As with most lights these days, the Rapid X2 has an internal lithium battery and charges via a micro USB cable. The charging port is underneath a rubber gasket on the back side of the light. You can keep track of the rubber mounting strap (more on that in a moment) when charging by wrapping it around the light as shown in this picture. The gasket can then fold up to reveal the USB port. For some reason I’ve had more difficulty figuring out the right direction to plug in the cable on this light than on others – the shape of the port looks more symmetrical than the plug actually is, so it takes a moment to get it right. I’m also not sure whether the port is waterproof without the gasket in place. The seal is not perfect, so water could potentially get into the light here.
The rubber band mount is, in my opinion, the Achilles heel of this light. Hooks are built into each side of the light, and a thick rubber band wraps around the seatpost or seatstay, connecting to the hooks. Many lights use rubber straps like this, but most are designed to be adaptable to different seatpost diameters by having some kind of spaced out holes to adjust the fit with. The Rapid X2 comes with two sizes of bands – small and smaller. The smaller band is about the right size for securing the light very snugly to a seatstay or rack. The larger band is meant for seatposts, but is far too small to comfortably fit my seatpost. I have to stretch the band to its limit to get the light on my bike, which is both inconvenient and will probably wear out the band faster than expected. This could easily be solved by including a larger diameter band, but the design is fundamentally less adaptable than a mount which can be adapted on the fly to different diameters.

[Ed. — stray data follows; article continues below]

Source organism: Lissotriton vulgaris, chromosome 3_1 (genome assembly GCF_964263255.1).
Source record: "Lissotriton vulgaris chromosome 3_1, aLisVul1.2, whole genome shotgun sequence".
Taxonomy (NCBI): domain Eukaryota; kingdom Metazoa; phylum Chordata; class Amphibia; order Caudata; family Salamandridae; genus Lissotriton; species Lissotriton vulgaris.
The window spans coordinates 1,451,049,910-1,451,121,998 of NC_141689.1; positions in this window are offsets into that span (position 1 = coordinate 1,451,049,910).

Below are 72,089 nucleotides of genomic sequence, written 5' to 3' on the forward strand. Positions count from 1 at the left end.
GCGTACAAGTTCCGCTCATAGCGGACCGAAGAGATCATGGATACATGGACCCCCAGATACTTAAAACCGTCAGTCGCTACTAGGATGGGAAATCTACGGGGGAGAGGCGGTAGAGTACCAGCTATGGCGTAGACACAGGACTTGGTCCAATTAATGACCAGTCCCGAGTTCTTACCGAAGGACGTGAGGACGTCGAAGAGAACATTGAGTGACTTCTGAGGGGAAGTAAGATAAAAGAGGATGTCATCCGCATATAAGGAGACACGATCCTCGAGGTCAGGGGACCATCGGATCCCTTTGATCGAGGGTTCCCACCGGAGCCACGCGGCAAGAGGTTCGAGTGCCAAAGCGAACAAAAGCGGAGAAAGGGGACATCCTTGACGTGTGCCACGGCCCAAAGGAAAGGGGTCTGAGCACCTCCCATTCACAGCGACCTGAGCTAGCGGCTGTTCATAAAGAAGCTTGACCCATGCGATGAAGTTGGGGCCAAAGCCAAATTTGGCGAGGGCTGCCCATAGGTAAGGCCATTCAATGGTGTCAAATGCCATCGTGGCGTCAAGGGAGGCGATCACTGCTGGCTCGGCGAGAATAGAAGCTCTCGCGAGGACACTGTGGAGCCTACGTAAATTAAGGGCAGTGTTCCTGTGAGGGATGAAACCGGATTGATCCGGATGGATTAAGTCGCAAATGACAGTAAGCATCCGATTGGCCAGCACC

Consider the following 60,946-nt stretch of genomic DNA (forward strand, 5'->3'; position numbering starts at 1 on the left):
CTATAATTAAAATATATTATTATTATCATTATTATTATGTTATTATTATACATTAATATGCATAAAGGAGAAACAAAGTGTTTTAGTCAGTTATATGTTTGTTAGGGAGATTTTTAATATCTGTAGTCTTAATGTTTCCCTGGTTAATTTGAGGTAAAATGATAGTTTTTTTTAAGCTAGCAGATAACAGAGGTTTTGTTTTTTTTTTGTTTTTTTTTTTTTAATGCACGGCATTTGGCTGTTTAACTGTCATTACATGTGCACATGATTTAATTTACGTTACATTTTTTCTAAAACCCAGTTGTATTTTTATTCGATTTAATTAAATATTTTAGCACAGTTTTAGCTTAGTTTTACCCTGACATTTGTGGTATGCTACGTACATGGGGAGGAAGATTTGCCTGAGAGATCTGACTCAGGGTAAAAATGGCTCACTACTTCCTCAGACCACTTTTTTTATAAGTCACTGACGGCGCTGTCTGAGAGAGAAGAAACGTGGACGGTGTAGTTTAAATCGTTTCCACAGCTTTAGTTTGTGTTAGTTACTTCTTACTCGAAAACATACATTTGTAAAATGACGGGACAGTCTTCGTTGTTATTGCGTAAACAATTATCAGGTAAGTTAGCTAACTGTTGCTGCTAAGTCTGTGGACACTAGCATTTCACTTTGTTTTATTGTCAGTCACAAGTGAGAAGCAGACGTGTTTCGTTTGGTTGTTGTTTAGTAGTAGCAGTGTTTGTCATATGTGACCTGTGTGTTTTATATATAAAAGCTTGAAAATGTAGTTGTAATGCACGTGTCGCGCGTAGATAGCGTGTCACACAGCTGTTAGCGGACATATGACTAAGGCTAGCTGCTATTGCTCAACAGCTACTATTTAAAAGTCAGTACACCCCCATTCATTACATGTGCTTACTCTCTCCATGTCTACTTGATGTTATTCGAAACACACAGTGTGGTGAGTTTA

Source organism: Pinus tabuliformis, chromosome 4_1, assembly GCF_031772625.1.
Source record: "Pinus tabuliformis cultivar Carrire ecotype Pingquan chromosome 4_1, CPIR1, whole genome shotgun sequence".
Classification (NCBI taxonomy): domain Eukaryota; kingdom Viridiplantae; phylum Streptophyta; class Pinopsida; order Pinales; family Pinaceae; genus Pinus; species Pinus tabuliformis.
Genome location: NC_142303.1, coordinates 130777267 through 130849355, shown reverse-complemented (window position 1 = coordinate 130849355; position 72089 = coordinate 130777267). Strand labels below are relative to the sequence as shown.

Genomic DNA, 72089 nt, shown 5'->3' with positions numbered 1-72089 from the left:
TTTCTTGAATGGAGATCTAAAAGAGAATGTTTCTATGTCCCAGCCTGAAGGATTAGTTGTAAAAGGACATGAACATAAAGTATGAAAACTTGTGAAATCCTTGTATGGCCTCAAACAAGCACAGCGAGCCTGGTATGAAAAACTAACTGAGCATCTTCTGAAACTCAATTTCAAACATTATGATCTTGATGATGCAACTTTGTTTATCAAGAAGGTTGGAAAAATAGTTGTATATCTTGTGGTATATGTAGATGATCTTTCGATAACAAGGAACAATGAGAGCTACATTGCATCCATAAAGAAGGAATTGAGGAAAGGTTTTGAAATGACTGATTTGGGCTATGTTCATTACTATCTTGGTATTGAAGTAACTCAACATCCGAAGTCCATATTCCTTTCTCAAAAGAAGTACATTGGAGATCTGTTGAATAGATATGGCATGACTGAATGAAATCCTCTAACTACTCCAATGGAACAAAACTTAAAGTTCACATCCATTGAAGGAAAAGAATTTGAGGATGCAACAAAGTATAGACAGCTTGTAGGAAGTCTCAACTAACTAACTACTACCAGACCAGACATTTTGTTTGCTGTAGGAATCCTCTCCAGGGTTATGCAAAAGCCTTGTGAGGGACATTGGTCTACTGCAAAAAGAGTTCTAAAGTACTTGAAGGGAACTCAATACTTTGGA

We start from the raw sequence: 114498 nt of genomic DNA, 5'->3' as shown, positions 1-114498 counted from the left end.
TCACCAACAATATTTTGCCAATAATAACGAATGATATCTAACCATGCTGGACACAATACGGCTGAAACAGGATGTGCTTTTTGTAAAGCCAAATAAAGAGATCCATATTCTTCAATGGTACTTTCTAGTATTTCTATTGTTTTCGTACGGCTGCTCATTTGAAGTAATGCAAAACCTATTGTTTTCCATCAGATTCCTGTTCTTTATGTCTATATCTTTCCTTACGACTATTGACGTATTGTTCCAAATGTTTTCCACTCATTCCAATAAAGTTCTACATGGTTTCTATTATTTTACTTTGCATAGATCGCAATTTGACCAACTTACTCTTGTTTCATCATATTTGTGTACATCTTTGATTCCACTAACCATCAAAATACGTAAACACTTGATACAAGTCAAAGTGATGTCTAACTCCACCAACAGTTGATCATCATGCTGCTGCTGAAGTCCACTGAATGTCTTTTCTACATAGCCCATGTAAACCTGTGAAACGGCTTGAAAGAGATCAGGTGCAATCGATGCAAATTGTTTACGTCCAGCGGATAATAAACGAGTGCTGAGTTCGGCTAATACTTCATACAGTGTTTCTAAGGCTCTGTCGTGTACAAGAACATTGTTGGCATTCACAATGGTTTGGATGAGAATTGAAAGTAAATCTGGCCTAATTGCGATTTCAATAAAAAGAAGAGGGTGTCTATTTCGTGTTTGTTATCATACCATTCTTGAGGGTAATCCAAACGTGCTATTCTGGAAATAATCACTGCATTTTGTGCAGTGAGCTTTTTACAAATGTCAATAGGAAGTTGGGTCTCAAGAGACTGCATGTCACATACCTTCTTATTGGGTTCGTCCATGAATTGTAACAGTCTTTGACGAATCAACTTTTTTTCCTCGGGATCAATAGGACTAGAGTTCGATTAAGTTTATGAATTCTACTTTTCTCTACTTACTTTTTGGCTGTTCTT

The angle of the Rapid X2 relative to the surface it’s mounted to can’t be changed, so if you mount on a seatpost the light will point towards the ground, and if you mount on a stay it’ll likely point up. The wide-angle visibility of the COB LEDs helps maintain the visibility even from an angle, but even so the brightest part of the beam won’t be directed towards traffic approaching from behind you. Cateye could provide a fix by including a rubber gasket which has an angle built into it, allowing the light to be mounted flush to a surface or angled depending on the user’s preference.
Who this light is good for
This light seems best suited for road cyclists. It’s very light-weight, slim and sleek, is daytime visible, and has a long battery life in the flashing modes. I would not recommend it for urban cycling because it’s difficult to take on and off the bike quickly, which is a must when parking in theft-prone urban areas. When cycling for transportation most people are willing to accept heavier lights to get better performance, and there are more versatile lights available for a similar or lower price. If you’re going for speed though, it’s a good choice – I’ve been using it on my new road bike and loving it.